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Letters to the Editor

On safety at bicker, sign-ins

As club selection week begins, we write to call your attention to the commitment that all of the eating clubs and many student leaders have endorsed. This commitment, which is posted in the clubs and along walkways on Prospect Avenue, affirms the need for all students "to encourage a healthy and safe week of activities." It underscores the importance of "creating an atmosphere of mutual support among women who are participating in the eating club system."

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We commend all of the eating club presidents for strongly supporting this commitment through participating in writing the document and promoting its visibility in the individual clubs.

We also commend the individual students from the Standing Committee on the Status of Women and the eating clubs who took the initiative on this project. These students worked hard to write this commitment because they understand the importance of creating a positive and respectful atmosphere for all women and men on the 'Street.'

We encourage all members of the community to join in supporting this commitment, and we hope you have a week filled with positive choices. Cheri Sistek Director of the Women's Center Sandra Silverman Assistant Dean of Student Life Karen Woodbridge Chair, President's Standing Committe on the Status of Women

Blair Arch railings

I had the occasion to visit the campus recently. Who came up with the idea to install industrial pipe on the Blair steps? Was it some University bureaucrat with no ties to the school other than just having a job on campus? And how did this get by President Shapiro? It's starting to have a state university look to it. Stephen J. Bednar '60

TLC McCosh-style

I would like the opportunity to offer another, somewhat more positive, view of patient care at McCosh Health Center.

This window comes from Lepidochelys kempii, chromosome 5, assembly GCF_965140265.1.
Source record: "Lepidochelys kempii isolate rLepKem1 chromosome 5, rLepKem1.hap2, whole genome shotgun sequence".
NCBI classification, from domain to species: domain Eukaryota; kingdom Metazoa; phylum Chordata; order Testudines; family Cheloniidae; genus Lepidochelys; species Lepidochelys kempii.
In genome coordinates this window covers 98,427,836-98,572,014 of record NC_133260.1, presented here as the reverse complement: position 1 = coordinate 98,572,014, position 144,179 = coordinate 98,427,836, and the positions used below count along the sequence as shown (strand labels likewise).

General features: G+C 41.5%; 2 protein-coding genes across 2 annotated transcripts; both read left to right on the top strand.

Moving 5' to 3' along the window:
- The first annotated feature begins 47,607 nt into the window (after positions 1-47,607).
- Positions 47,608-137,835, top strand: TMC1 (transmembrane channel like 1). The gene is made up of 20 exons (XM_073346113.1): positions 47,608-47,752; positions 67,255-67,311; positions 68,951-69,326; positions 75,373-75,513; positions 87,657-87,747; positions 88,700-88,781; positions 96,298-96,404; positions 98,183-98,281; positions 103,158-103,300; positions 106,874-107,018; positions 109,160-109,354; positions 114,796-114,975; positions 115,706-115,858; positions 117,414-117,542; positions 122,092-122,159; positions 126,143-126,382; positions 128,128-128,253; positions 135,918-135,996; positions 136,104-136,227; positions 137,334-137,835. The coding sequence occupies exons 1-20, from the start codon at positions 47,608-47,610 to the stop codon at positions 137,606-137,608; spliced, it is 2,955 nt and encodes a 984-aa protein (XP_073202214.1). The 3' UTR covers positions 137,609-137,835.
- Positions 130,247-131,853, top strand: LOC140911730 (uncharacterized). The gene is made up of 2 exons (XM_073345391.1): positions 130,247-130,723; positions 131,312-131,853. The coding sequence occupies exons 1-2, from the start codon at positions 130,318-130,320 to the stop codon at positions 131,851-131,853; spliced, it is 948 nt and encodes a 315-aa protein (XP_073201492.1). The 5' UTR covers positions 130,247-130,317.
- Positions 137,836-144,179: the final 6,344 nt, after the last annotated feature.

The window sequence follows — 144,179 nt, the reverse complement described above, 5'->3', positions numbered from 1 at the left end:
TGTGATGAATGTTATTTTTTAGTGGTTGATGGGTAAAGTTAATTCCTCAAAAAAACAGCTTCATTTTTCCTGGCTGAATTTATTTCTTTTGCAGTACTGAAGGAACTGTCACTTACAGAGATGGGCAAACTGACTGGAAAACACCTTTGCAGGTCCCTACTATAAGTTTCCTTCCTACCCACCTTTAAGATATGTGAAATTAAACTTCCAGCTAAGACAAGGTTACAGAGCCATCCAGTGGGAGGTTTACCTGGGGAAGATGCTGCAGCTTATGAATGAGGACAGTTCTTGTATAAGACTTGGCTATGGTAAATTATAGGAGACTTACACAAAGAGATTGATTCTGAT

I recently spent almost a week at the McCosh infirmary with a bad case of the flu. I must admit that I was somewhat reluctant to go at the offset, given all the less-than-positive McCosh stories floating around the Princeton campus.

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However, with a 103 degree temperature and an orgo exam less than forty-eight hours away, the decision to go to McCosh was largely out of my control.

Once I was there, I ended up having a wonderful overall experience. The staff was very dedicated and caring. I really got the feel that they were genuinely concerned with the health and wellbeing of their patients. I cannot say enough good things about the nurses there who, day and night, monitored my temperature and encouraged me to drink more fluids to prevent dehydration.

I also must use this opportunity to highlight the care I received from Dr. Pyle, my physician during my time in the infirmary. While I can only really speak from my experience with him, I can definitely say that if all the physicians at McCosh are as dedicated to their patients as he is, Princeton University is truly lucky.

While it definitely was a relief to get better and get out of McCosh, I must admit now that I left with a twinge of sadness. O.K., so it was only a tiny twinge and it was very exhilarating to be healthy and free again. Nevertheless, it was a little sad not to get to see the same kind faces and chat with the people that had made my experience at McCosh so great.

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I hope you will print this letter about my experience at McCosh as an alternate perspective to the negative experiences that are so often the focus of stories on McCosh.

While it is definitely important to air concerns about McCosh and to work to improve the quality of care, I also think it is important to give a balanced perspective and that means giving positive feedback as well. So on that note, thanks a lot and great work, McCosh! Jean Gaare '99

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